Today I hope we can begin to see a new way to apply this reality in our lives, so that spiritual transformation can become a reality in our lives.

From the Head…
We Are Free in Christ (Romans 8:1-3)
Applying will power does nothing to transform us since self-centeredness can take both a moral and immoral form.

We are Enabled by Christ (Romans 8:4-13)
The answer is found in these next verses (Esp. vv. 5 + 13). “Putting to death the deeds of the body,” does not mean your physical body, but has to do with the idea that you are trying to gain approval by physical means rather than spiritual (ie. Works based, self-salvation, rather than faith based in Christ, see Romans 4). It is in recognizing this and “Killing” off this idea that brings forth transformation. Trying to do it by our works robs our joy, and brings forth death (Romans 8:13). In the bible mind is not just the rational end of man, but the whole person. The mind encompasses the heart, the mind and the emotions. What are you most preoccupied in? What motivates you? What are you living for? Is it Christ or something else? It is because we are free from the condemning power of sin that we can now put to death the indwelling power of sin. Our master is Christ, and not our desire to make ourselves God.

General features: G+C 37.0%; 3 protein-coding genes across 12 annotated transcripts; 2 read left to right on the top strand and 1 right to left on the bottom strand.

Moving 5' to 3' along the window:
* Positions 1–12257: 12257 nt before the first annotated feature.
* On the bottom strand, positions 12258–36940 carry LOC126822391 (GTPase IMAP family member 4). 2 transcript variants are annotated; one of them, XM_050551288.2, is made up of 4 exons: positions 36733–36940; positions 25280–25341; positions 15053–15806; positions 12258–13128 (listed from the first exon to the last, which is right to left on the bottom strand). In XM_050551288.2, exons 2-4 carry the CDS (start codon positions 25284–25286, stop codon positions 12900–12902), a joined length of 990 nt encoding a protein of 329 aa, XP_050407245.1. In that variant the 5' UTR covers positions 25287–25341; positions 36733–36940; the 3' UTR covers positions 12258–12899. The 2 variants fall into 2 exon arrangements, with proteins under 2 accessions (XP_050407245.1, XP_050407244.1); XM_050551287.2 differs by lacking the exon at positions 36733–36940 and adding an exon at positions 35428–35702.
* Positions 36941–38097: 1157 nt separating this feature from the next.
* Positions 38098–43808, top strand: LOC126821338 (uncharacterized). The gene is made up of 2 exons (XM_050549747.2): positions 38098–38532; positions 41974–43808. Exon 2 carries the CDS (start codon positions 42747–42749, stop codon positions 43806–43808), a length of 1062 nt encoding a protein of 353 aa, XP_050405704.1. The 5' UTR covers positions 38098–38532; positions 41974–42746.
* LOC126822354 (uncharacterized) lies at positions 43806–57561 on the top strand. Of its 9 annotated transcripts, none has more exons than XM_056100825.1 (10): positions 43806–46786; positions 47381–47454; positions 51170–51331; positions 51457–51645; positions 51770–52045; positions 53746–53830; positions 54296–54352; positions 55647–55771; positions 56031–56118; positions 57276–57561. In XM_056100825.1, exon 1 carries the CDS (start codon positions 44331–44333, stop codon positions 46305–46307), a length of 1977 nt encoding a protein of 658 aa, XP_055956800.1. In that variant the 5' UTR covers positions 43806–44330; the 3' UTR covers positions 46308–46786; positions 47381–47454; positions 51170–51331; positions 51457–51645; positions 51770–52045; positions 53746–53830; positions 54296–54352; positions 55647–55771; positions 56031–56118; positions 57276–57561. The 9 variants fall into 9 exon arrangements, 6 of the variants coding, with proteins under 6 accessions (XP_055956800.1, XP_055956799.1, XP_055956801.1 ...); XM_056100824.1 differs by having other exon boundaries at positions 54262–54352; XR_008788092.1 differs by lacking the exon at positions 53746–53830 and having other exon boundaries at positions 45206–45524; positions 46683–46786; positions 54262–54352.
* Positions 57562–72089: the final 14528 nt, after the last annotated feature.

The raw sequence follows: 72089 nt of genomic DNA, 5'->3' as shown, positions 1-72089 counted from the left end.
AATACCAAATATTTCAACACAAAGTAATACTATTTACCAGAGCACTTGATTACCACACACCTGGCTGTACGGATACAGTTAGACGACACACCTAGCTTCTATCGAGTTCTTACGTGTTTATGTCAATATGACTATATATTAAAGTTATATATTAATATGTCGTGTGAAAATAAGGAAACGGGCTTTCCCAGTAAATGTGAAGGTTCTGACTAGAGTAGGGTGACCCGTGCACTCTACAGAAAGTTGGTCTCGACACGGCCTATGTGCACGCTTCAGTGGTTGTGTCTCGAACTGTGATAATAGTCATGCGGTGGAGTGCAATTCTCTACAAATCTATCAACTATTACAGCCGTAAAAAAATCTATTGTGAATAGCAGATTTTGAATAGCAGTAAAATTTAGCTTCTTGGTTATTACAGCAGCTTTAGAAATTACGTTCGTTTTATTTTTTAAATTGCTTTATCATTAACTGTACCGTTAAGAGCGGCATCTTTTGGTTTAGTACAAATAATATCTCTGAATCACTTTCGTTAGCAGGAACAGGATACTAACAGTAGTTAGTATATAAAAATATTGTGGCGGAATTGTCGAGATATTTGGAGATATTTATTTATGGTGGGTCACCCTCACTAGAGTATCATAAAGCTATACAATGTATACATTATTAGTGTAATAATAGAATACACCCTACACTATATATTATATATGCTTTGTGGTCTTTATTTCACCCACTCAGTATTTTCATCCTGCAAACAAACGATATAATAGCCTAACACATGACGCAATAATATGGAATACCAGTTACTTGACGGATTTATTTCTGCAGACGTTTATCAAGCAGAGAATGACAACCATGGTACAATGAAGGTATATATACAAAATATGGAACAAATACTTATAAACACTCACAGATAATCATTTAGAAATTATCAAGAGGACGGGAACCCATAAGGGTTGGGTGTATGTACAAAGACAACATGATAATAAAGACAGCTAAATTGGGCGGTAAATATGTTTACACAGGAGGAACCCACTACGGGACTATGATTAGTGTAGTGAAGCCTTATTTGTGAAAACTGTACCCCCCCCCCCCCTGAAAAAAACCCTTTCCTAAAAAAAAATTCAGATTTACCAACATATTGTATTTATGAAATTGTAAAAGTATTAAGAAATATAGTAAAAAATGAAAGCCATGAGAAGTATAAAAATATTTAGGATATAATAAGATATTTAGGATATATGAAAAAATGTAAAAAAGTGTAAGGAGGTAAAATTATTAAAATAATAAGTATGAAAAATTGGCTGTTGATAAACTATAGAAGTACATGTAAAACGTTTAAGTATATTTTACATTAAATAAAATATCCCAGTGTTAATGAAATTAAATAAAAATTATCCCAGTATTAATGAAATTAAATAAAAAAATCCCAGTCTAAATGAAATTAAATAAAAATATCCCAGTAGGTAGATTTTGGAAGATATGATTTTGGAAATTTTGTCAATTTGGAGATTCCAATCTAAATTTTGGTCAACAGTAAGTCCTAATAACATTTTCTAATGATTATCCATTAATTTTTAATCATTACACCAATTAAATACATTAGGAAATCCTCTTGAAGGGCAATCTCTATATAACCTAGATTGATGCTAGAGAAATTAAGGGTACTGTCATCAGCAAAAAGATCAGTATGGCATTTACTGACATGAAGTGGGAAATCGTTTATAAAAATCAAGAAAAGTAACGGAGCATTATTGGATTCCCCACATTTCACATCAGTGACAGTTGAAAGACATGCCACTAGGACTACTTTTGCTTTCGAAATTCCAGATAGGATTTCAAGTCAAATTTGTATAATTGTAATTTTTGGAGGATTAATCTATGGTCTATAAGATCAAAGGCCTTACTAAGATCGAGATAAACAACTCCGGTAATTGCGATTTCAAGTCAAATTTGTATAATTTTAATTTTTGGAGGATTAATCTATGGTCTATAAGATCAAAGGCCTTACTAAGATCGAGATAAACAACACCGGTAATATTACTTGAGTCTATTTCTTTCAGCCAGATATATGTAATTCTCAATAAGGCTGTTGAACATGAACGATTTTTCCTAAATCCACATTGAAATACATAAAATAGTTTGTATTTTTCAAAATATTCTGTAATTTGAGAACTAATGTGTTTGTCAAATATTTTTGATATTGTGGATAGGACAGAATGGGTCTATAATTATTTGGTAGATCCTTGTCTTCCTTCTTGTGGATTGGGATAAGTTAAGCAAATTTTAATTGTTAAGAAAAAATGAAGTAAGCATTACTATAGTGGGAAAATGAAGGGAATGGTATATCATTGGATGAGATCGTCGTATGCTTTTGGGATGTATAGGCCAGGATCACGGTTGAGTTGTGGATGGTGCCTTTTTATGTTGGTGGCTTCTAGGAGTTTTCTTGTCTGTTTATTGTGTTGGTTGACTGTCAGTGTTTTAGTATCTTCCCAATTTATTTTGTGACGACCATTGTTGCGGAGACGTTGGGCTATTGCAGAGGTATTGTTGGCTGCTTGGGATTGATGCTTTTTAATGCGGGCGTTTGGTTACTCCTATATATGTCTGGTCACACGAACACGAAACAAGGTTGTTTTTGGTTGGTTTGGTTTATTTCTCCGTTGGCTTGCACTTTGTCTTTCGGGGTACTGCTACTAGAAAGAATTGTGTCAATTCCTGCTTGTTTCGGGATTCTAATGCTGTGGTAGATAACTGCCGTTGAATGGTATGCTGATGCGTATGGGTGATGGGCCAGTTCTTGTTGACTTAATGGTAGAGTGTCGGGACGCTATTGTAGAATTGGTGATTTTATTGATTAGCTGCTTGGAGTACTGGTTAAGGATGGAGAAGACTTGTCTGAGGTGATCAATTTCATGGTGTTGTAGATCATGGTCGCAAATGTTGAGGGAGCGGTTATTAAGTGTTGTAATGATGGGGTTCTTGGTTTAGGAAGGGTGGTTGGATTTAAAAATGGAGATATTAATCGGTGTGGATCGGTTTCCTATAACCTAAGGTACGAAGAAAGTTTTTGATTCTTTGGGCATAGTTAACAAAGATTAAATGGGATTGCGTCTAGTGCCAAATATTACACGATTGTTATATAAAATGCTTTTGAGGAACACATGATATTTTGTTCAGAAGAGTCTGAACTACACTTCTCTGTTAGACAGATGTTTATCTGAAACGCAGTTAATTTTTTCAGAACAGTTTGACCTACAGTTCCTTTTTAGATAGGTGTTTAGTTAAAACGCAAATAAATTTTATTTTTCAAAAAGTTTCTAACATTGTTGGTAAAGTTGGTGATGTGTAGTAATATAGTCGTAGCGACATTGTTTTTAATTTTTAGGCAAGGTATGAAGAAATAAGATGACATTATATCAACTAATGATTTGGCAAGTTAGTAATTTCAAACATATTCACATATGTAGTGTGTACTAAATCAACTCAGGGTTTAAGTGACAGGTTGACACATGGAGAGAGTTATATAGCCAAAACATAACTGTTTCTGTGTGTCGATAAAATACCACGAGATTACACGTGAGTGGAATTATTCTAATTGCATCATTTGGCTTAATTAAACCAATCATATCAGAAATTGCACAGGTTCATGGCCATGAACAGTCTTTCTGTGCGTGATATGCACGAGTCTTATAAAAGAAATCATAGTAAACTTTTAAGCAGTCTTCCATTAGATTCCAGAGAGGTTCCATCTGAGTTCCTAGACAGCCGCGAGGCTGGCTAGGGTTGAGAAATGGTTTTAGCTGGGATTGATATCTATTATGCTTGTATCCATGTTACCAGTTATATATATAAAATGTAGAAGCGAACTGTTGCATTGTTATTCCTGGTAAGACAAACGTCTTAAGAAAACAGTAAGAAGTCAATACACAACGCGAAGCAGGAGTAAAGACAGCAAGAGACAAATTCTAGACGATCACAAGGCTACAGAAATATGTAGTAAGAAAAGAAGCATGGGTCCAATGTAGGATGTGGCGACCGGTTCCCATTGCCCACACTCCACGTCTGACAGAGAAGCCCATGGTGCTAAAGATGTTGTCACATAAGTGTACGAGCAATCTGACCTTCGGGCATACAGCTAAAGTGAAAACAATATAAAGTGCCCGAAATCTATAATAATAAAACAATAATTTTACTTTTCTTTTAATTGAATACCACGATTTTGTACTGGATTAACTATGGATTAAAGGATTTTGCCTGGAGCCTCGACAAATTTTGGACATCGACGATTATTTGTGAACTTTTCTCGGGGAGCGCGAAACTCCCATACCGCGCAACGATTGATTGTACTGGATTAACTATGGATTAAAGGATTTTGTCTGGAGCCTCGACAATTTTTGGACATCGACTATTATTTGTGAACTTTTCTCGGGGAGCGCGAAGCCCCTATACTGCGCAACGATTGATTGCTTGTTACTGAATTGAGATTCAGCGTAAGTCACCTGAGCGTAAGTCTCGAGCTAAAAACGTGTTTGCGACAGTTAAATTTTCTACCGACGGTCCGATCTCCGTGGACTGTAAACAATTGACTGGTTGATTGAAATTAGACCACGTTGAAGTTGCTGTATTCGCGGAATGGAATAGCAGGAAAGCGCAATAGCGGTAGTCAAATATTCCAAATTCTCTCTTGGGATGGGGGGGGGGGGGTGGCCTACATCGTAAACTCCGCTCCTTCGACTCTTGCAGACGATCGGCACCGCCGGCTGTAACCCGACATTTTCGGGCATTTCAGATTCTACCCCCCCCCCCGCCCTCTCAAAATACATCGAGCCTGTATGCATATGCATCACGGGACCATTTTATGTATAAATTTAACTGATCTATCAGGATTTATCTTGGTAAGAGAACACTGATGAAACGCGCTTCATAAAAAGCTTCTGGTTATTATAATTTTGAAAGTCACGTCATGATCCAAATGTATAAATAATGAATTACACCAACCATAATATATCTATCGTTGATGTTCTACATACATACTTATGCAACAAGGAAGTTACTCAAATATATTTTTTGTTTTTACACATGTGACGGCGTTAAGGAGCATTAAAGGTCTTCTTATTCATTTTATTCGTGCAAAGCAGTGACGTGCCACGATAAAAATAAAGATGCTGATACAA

…to the Heart
So the gospel gives you the ability to change, and the method by which we can identify our real problem (Our desire to be our own gods), but it also goes beyond this to give us the power to change. It is by the power of the Holy Spirit that we change. It is the Spirit that brings to our mind the beauty of Christ in such a way, that He becomes more beautiful than anything else that we place our affections on. We work in concert with the Spirit by yielding to the things that we discover by the Spirit and His word. In order to put to death the flesh, we need to be in Christ, and have His Spirit in us, and then as we set our hearts and minds on His word, He can begin to do His surgery in our lives.

The gospel gives us a frame work that is more than emotions (Affections), more than the will (Volition) and more than pure reason (Cognition). It confronts us with ourselves, and allows us to see that we are loved in spite of it, and that God has given us His Spirit in order to live a life that is pleasing to Him.

2 comments so far

  1. Jalene on

    As I sat and listened to this sermon I was reminded of a wedding. I felt the need to write down the things God was showing me… here is what I wrote: